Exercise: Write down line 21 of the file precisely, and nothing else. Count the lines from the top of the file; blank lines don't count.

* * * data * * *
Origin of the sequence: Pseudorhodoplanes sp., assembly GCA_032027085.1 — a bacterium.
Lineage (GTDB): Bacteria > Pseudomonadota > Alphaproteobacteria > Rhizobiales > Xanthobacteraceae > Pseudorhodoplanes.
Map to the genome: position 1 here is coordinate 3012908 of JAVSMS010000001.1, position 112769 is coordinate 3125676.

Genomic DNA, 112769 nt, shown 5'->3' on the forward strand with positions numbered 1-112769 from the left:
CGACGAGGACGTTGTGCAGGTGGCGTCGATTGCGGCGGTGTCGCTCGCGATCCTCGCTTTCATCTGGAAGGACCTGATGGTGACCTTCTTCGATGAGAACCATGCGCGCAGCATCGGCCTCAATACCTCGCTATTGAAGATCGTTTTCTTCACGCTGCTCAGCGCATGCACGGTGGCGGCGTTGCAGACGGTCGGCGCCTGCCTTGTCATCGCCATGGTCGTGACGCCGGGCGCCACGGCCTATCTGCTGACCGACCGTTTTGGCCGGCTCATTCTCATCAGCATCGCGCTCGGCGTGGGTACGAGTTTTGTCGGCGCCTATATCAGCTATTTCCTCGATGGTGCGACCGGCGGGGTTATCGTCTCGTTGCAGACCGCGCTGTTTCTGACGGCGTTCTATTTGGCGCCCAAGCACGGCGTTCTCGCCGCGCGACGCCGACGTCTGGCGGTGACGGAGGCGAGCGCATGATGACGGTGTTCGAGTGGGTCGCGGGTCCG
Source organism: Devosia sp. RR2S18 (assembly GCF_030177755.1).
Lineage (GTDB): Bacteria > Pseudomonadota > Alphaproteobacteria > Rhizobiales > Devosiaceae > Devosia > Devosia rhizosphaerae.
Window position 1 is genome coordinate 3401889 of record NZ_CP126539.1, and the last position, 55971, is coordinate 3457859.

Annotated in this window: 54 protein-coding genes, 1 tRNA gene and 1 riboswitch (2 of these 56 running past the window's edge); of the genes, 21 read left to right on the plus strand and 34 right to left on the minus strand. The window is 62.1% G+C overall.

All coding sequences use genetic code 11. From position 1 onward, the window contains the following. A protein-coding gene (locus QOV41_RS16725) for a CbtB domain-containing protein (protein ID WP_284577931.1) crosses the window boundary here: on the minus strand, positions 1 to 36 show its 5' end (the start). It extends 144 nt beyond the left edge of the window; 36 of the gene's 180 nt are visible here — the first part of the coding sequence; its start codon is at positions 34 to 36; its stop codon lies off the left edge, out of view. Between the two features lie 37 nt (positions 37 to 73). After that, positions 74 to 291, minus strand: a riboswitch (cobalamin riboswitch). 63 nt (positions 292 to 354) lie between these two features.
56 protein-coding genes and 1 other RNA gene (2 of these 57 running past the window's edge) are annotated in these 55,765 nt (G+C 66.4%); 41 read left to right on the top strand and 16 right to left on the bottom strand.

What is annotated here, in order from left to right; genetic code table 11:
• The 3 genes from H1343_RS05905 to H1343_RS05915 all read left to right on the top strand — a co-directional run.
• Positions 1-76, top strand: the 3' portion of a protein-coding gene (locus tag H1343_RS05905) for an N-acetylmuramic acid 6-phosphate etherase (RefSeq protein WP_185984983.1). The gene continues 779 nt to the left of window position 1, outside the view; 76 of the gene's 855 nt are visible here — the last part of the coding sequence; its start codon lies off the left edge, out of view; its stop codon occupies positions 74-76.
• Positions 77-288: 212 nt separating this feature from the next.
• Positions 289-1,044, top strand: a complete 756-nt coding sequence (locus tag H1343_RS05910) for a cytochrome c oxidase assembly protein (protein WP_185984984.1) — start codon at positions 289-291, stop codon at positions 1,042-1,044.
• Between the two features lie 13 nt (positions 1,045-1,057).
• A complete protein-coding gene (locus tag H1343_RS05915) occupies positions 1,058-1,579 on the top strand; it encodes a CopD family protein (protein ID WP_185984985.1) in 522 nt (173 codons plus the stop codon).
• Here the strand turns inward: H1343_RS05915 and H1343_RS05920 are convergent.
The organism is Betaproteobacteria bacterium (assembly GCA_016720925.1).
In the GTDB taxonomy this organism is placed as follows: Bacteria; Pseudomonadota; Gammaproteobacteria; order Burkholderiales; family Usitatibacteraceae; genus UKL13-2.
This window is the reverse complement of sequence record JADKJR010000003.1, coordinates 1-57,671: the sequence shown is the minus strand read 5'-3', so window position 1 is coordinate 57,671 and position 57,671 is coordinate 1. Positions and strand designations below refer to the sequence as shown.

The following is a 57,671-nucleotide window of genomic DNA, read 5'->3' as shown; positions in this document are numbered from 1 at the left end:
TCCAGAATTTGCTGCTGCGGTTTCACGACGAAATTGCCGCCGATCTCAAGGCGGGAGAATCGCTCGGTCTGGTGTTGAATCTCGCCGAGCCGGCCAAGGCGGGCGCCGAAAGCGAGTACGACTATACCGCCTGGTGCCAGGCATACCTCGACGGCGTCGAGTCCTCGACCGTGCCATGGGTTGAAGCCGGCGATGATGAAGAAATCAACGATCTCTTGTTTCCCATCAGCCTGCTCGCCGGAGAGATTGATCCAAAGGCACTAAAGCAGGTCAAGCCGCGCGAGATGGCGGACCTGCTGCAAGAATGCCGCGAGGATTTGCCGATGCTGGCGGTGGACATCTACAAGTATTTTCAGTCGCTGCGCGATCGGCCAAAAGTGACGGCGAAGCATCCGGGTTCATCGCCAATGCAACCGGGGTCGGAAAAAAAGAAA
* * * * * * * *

In the GTDB taxonomy this organism is placed as follows: Bacteria; Pseudomonadota; Gammaproteobacteria; order Burkholderiales; family Usitatibacteraceae; genus UKL13-2.